NBC's Lauer Hypes: GOP 'In Throes of a Civil War' Over Sandy Relief Bill

At the top of Thursday's NBC Today, co-host Matt Lauer teased an upcoming interview with New York Congressman Peter King by seizing on House GOP disagreement over when to schedule a vote on a Hurricane Sandy relief bill: "...fresh off the fiscal cliff fight, the Republican Party appears in the throes of a civil war. This morning, we'll talk to an outspoken GOP congressman who urged voters in his district not contribute to Republican campaigns." [Listen to the audio or watch the video after the jump]

In the exchange that followed, Lauer eagerly quoted King: "You said that Speaker Boehner had a, quote, 'Dismissive and cavalier attitude toward New York and New Jersey.' And you went further, you said, 'Republicans have no trouble finding New York when it comes to raising money. And I would just say to anyone from New York or New Jersey who contributes one penny to Congressional Republicans after this should have their head examined.'"

When Lauer asked if King stood by those remarks, the Long Island Republican explained that it wasn't quite the GOP "civil war" the morning show host had hoped for: "I stand by what I said at the time. I thought it was time for shock therapy, which was why I said it....Having said that, we met with John Boehner yesterday. John agreed to put everything that we wanted on the calendar, it'll be voted on, the money will be there. So John Boehner is a friend and I give him credit for-"

A disappointed Lauer cut him off:

Boy, you came out of that meeting now and not only do you say he's a friend, you say you'll vote for his reelection as Speaker of the House. I want to go back to your words, "John Boehner has a dismissive and cavalier attitude toward New York and New Jersey." You represent people in a district of New York. How can you vote for a Speaker who has a dismissive and cavalier attitude toward people in your district?

King replied: "Because what's done is done.... if we're going to carry grudges the rest of our lives we'll never get anything done."

At the end of the interview, Lauer wondered about the prospect of Boehner being reelected as House Speaker. King responded: "John will be reelected speaker. John is really a voice of reason in our conference,  despite some of the things I said yesterday." Lauer commented: "Okay, what a difference 24 hours makes." Fill-in co-host Erica Hill added: "My, how things changed."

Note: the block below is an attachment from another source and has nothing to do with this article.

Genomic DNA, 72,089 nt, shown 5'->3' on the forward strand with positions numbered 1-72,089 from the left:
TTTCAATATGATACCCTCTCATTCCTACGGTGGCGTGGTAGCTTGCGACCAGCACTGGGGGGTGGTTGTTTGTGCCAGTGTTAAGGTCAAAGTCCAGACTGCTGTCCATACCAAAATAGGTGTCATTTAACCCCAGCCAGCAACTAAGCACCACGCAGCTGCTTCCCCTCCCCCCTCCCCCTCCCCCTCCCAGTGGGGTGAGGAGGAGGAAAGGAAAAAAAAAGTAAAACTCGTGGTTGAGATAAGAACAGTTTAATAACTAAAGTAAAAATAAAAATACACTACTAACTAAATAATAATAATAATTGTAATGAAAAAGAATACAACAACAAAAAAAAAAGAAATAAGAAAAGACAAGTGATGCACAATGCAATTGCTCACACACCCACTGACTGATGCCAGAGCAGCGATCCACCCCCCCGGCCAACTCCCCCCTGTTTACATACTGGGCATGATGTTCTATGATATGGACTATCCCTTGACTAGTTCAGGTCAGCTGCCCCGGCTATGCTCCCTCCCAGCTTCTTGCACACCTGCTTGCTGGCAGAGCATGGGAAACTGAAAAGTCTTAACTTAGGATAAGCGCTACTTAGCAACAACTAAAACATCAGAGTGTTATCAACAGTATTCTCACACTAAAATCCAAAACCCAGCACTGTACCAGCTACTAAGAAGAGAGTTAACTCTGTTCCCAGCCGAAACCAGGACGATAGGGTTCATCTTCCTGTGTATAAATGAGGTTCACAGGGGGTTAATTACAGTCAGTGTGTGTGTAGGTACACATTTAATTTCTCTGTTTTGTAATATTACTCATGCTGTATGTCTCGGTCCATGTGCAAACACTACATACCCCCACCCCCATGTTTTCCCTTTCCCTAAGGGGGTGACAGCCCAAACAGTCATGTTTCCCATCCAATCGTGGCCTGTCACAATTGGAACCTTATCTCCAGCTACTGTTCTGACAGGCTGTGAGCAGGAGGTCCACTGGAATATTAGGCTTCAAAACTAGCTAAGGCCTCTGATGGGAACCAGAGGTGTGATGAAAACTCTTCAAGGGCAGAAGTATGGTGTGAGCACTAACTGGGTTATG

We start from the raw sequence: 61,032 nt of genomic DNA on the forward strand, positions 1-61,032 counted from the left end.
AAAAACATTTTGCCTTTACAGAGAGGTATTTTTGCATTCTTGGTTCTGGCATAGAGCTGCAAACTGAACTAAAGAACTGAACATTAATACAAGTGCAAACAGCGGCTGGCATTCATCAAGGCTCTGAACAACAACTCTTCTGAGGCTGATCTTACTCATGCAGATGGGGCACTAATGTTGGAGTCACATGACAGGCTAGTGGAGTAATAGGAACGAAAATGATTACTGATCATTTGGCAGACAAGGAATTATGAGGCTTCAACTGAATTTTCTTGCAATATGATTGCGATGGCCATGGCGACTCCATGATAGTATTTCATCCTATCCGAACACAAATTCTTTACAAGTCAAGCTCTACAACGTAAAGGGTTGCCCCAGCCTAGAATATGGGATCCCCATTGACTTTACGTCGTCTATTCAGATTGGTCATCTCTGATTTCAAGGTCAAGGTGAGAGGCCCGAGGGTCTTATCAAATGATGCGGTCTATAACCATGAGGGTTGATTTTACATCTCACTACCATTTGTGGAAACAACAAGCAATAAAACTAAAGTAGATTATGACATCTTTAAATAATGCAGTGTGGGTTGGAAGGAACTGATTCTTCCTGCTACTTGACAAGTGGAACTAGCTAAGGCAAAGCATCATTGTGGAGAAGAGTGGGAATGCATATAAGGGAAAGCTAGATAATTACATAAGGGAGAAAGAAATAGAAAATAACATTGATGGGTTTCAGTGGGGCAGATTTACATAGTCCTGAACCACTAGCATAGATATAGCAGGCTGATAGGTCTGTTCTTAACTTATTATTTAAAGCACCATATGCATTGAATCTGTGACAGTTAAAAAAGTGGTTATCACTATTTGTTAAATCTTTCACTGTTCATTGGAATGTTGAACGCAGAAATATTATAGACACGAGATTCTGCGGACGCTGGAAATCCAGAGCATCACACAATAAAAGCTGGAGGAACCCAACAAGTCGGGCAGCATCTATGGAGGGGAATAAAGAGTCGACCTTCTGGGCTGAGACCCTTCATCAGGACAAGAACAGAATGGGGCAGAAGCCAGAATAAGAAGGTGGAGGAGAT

Here is a full transcript of the January 3 segment:

7:00AM ET TEASE:

MATT LAUER: Battleground: Washington. A new session of Congress begins on Capitol Hill today, and fresh off the fiscal cliff fight, the Republican Party appears in the throes of a civil war. This morning, we'll talk to an outspoken GOP congressman who urged voters in his district not contribute to Republican campaigns.

7:09AM ET SEGMENT:

LAUER: Peter King is a Republican House member from New York. Congressman, good morning.

PETER KING: Good morning, Matt.

[ON-SCREEN HEADLINE: Bitter End; What Does Battle Over Sandy Say About Congress?]

LAUER: So message received, Speaker Boehner says they'll now vote on Sandy relief this week and in two weeks, for a total of $60 billion. Are you confident that all that money will be delivered to the people in need?

PETER KING: Matt, I am. This is a well-drawn bill It'll be 9 billion this Friday and then on Monday January 15th will be the remaining 51 billion. This money is absolutely needed. Many districts, including my own, are devastated. My own neighborhood, my own community has been devastated. And you have Staten Island, Breezy Point, New Jersey, as Governor Christie pointed out yesterday, this is absolute devastation, in some ways comparable to Katrina.

LAUER: Take me back to Tuesday night, okay? Congress is debating the fiscal cliff bill and you and some other lawmakers were adamant that the Sandy relief bill be taken up. Did you speak directly to Speaker Boehner and were you as angry and outraged as you were yesterday?

KING: Yes, Matt. We'd been told during the week, we had worked carefully on this with Majority Leader Eric Cantor with the approval of the Speaker, with Governor Cuomo, Governor Christie, Mayor Bloomberg, and we were told it was definitely coming up for a vote either Wednesday evening or Thursday – either...